Friday, September 10, 2004
The day after: ABC's "Nightline" piece on the forged documents was less than impressive.
The New York Times piece on the story is adequate. Dr. Philip Bouffard, who was also interviewed over at the INDC Journal (link below), is quoted by the Times, but his assessment that there is at least a 90 percent probability that the documents are forgeries is nowhere to be found.
Over at the Washington Post, a more thorough job was done and CBS was allowed to dig itself deeper into a hole.
A senior CBS official, who asked not to be named because CBS managers did not want to go beyond their official statement, named one of the network's sources as retired Maj. Gen. Bobby W. Hodges, the immediate superior of the documents' alleged author, Lt. Col. Jerry B. Killian. He said a CBS reporter read the documents to Hodges over the phone and Hodges replied that "these are the things that Killian had expressed to me at the time."
"These documents represent what Killian not only was putting in memoranda, but was telling other people," the CBS News official said. "Journalistically, we've gone several extra miles."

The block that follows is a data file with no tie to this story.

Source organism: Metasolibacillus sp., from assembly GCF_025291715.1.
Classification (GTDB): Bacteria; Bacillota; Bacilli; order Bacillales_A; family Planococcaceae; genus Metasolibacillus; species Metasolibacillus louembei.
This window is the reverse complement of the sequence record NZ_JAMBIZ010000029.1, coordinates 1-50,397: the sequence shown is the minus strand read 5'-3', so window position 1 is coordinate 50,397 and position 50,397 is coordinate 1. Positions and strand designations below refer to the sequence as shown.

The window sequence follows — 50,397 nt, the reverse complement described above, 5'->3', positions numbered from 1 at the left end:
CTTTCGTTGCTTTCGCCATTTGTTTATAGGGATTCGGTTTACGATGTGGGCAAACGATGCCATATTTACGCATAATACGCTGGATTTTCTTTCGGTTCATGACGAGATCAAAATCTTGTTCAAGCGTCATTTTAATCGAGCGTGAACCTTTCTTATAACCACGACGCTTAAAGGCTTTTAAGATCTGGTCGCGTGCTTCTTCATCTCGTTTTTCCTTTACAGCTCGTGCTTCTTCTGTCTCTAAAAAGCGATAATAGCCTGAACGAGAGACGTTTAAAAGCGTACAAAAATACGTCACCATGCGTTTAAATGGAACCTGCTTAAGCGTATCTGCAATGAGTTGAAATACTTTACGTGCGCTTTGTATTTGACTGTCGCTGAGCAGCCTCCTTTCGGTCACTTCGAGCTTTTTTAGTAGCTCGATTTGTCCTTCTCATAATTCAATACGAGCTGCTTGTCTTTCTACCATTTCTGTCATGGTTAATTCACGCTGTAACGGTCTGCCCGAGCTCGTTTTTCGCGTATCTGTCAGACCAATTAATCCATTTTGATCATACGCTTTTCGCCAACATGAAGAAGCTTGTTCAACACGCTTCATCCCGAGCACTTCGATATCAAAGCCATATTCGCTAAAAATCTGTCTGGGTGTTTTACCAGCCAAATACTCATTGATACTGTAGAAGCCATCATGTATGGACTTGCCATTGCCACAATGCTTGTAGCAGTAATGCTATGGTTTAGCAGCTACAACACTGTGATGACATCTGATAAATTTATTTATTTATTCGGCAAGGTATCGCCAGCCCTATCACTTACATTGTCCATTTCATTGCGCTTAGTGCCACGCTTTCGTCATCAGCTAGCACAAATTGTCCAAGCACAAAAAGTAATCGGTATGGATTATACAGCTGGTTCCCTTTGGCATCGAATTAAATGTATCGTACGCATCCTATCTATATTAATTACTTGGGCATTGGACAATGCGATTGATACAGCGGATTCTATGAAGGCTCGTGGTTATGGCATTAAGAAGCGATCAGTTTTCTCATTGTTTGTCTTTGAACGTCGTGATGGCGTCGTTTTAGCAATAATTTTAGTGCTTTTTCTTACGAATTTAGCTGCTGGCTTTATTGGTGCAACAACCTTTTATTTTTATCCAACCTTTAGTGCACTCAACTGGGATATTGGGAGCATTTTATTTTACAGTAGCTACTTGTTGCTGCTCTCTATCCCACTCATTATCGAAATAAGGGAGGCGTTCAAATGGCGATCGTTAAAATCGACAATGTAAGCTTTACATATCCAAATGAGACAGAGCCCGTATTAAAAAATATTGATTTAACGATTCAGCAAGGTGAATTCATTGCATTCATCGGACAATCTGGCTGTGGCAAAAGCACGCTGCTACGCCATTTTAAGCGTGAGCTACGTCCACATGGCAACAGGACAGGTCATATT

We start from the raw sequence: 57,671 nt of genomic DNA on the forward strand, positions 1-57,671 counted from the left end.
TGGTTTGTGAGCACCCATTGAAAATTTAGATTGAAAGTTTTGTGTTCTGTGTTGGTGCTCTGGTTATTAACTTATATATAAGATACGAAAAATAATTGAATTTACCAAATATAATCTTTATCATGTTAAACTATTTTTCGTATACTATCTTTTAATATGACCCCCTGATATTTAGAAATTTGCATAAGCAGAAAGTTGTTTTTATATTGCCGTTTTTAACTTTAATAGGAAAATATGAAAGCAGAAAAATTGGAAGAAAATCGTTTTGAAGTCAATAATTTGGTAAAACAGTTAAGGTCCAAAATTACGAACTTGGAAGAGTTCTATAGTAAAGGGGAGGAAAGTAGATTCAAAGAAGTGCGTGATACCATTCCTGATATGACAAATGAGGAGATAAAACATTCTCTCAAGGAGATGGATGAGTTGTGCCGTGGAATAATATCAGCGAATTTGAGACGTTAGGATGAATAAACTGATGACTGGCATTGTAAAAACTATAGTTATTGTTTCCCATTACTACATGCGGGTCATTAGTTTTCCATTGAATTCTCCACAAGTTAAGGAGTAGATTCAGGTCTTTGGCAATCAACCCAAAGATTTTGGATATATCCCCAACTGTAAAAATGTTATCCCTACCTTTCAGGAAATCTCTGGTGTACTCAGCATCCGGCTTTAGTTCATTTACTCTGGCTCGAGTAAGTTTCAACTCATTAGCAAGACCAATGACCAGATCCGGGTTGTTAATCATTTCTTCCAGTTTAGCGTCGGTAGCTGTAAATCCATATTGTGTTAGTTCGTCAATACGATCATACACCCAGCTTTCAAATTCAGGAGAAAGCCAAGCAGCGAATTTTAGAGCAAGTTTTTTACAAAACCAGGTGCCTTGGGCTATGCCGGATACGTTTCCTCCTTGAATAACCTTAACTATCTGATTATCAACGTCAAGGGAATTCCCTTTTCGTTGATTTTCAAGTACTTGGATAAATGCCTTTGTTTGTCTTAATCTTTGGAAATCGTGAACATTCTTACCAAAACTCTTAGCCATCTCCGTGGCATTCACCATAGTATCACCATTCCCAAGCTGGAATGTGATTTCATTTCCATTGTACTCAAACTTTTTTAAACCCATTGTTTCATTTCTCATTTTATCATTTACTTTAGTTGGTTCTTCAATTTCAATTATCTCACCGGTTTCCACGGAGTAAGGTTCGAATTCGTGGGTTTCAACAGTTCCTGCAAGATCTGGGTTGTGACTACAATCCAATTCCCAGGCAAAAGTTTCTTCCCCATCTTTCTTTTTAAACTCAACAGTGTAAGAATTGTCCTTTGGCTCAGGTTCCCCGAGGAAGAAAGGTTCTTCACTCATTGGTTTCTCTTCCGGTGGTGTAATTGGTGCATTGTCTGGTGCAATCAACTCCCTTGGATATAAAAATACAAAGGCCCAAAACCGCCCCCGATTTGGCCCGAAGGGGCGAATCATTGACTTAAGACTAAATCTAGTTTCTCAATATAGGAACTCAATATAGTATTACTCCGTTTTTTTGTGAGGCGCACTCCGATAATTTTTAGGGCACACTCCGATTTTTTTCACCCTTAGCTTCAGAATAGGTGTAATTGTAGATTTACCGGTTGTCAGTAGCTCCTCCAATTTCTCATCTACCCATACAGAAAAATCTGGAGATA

The official said the network regarded Hodges's comments as "the trump card" on the question of authenticity, as he is a Republican who acknowledged that he did not want to hurt Bush. Hodges, who declined to grant an on-camera interview to CBS, did not respond to messages left on his home answering machine in Texas.
This is bad news for CBS News. You can't base the authenticity of the documents on what some guy -- even if he's a Bush supporter -- says that the author told him three decades ago. CBS News' "trump card" wouldn't beat an Ace high.
If CBS thinks that it's gone "several extra miles" above normal journalistic standards, then those standards have fallen so far that the broadcast media is beyond saving.